HEARD ON THE STREET: Goodyear's Stock Treads Well Despite Strike [Wall Street Journal]
Summary: Surprisingly, the strike by over 12,000 Goodyear workers at 16 of the company's American and Canadian factories that began on October 5 has not yet had a significantly negative impact on the stock. Investor faith is sustained by 1) a belief that the workers will be forced to yield; and 2) indicators that the tire business will reap benefits from falling oil prices. Many also appear to expect a rise in the sale of replacement tires as Americans drive more. The main issue behind the strike is Goodyear's demand that it retain the right to close two of 12 unionized plants. Closing two factories could save Goodyear approximately $100 million a year, which would help the company stay competitive with rivals who supply the U.S. market with tires made either abroad or in non-unionized factories. The duration of the strike is a concern: it is already costing Goodyear about $2 million a day, and that figure could jump if the strike continues longer than a month.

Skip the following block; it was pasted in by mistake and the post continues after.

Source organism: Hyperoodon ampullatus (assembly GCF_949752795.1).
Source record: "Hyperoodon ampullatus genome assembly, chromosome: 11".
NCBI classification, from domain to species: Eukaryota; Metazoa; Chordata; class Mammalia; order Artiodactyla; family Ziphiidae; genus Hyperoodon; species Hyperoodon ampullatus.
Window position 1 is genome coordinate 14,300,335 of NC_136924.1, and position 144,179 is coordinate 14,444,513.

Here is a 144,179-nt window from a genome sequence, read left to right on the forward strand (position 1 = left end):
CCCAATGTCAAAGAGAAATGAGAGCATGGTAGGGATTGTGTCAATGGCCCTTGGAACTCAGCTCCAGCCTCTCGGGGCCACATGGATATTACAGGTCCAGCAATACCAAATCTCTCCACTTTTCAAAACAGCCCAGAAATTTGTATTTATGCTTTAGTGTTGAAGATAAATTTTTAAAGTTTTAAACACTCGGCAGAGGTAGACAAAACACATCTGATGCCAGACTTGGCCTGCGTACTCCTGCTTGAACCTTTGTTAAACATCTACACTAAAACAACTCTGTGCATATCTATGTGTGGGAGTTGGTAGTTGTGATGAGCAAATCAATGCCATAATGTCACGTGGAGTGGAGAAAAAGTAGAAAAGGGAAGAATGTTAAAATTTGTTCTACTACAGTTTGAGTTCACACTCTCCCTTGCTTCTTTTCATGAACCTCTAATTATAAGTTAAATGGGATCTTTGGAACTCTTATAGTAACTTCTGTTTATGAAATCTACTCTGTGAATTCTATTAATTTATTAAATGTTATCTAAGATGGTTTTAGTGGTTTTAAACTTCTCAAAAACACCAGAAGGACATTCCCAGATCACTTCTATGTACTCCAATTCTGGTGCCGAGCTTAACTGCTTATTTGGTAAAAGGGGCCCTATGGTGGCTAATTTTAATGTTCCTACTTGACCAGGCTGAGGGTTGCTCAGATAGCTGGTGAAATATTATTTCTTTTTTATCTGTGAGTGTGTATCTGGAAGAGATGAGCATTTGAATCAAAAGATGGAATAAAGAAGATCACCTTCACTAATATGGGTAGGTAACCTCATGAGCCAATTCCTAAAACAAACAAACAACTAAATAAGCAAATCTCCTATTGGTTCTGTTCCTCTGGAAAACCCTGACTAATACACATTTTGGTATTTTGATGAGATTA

Related links: Auto Suppliers' Troubles Point To Broader Industry Challenges • Michelin Raises Prices; Have Tire Makers Bottomed? • Goodyear Tires: Don't Count On a Recovery
Potentially impacted stocks and ETFs: Goodyear Tire and Rubber Company (GT), Cooper Tire and Rubber (CTB)
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